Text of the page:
• Pagination. Resource pagination is enabled by default in order to improve performance and preserve bandwith. When a consumer requests a resource, the first N items matching the query are serverd. Links to subsequent/previous pages are provided with the response. Default and maximum page size is customizable, and consumers can request specific pages via the query string (?page=10).

  • HATEOAS. Hypermedia as the Engine of Application State is enabled by default. Each response includes a <links> section. Links provide details on their relation relative to the resource being accessed and a title. Titles and relations could be used by clients to dynamically updated their UI, or to navigate the API without knowing it structure beforehand. An example:

    "links": [
        <link rel='parent' title='home' href='http://api.example.com/' />,
        <link rel='collection' title='contacts' href='http://api.example.com/contacts/' />,
        <link rel='next' title='next page' href='http://api.example.com/contacts/?page=2' />,
    ]
    

    In fact, a GET request to the API home page (the API entry point) will be served with a list of links to accessible resources. From there any consumer could navigate the API just by following the links.

  • JSON and XML. Eve responses are automatically rendered as JSON or XML depending on the requested Accept header. Inbound documents (for inserts and edits) are in JSON format.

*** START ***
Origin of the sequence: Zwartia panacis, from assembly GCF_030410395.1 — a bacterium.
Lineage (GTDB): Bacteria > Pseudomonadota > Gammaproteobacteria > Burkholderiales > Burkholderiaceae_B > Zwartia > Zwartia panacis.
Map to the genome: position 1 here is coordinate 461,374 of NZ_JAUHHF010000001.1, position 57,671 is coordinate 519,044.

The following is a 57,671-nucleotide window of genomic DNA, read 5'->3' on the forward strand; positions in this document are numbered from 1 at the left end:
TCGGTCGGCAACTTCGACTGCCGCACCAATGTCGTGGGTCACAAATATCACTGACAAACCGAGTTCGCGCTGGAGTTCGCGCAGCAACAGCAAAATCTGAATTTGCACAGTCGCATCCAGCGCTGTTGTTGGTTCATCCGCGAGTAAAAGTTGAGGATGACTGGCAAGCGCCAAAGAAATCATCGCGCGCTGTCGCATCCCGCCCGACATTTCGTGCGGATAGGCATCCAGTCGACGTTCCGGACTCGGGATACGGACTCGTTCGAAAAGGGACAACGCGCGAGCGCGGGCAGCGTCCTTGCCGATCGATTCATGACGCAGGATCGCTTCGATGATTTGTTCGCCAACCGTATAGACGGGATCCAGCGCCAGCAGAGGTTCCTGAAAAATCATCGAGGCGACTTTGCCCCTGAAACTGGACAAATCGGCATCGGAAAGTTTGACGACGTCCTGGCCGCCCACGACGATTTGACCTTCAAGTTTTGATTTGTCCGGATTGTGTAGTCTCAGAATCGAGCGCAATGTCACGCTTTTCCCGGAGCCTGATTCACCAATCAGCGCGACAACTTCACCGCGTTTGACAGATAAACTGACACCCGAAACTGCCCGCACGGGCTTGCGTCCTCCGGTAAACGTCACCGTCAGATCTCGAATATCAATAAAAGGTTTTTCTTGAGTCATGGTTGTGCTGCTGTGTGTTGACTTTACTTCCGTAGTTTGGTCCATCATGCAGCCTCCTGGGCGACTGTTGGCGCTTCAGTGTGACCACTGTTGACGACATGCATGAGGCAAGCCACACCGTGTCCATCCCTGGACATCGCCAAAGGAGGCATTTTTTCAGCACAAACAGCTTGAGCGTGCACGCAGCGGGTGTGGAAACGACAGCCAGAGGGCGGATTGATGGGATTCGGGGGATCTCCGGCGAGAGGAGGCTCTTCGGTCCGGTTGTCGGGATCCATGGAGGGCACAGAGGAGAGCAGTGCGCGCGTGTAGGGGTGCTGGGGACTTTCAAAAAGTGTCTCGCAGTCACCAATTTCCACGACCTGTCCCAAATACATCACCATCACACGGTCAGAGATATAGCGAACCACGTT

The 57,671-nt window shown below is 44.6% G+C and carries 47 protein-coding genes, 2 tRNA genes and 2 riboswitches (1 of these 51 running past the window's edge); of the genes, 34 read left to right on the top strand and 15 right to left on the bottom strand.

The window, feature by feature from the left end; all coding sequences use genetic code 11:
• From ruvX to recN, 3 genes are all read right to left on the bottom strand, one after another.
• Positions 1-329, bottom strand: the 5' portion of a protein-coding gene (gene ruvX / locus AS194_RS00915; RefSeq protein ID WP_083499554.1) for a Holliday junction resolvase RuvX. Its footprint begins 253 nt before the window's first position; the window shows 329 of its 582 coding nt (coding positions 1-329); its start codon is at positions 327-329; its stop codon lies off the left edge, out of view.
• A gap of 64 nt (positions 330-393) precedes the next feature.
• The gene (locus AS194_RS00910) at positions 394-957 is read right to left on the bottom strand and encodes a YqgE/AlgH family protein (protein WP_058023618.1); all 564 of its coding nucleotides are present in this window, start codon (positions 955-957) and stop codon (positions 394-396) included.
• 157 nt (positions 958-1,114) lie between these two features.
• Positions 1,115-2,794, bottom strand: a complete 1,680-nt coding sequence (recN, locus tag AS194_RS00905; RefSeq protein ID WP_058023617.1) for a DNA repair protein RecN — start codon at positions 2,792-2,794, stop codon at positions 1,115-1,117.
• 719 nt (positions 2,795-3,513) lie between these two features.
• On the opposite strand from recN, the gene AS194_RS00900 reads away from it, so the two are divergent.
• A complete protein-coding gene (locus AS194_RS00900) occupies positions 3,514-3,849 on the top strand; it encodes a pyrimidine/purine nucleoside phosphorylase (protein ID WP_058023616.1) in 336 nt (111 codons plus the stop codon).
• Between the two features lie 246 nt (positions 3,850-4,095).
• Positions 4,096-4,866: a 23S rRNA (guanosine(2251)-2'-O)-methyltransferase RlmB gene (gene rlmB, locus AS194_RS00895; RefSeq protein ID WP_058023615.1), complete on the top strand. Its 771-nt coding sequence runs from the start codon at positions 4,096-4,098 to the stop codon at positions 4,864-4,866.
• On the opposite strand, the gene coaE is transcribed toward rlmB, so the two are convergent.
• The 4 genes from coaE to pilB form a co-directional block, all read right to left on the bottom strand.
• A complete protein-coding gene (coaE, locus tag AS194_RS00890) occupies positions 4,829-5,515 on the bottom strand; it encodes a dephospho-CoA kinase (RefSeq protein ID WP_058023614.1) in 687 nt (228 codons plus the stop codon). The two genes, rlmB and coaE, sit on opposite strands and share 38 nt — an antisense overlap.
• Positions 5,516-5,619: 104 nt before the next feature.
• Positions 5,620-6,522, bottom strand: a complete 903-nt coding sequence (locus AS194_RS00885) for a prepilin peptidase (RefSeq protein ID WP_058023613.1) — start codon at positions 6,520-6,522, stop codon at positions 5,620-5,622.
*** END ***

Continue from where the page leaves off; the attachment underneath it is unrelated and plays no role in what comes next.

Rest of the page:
• Last-Modified and ETag (conditional requests).Each resource representation provides information on the last time it was updated along with an hash value computed on the representation itself (Last-Modified and ETag response headers). These allow consumers to only retrieve new or modified data via the If-Modified-Since and If-None-Match request headers.

  • Data integrity and concurrency control. API responses include a ETag header, which allows for proper concurrency control. An ETag is an hash avlue representing the current state of the resource on the server. Consumers are not allowed to edit or delete a resource unless they provide an up-to-date ETag for the resource they are attempting to edit.

  • Multiple inserts. Consumers can send a stream of multiple documents to be inserted for a given resource. The response will provide detailed state information about each item inserted (creation date, link to the item endpoint, primary key/id, etc.). Errors on one documnt won’t prevent the insertion of other documents in the data stream.

  • Data validation. Data validation is provided out-of-the-box. Your configuration includes a schema definition for every resource managed by the API. Data sent to the API for insertion or edition will be validated against the schema, and a resource will be updated only if validation is passed. In case of multiple inserts the response will provide a success/error state for each individual item.

  • Extensible data validation. Data validation is based on the Cerberus validation system and therefore it is extensible so you can adapt it to your specific use case. Say that your API can only accept odd numbers for a certain field values: you can extend the validation class to validate that. Or say that you want to make sure that a VAT field actually matches your own country VAT algorithm: you can do that too. As a matter of fact, Eve’s MongoDB data-layer itself is extending Cerberus’ standard validation, implementing the unique schema field constraint.

  • Resource-level cache control directives. You can set global and individual cache-control directives for each resource. Directives will be included in API response headers (Cache-Control, Expires). This will minimize load on the server since cache-enbaled consumers will perform resource-intensive request only when really needed.

A little context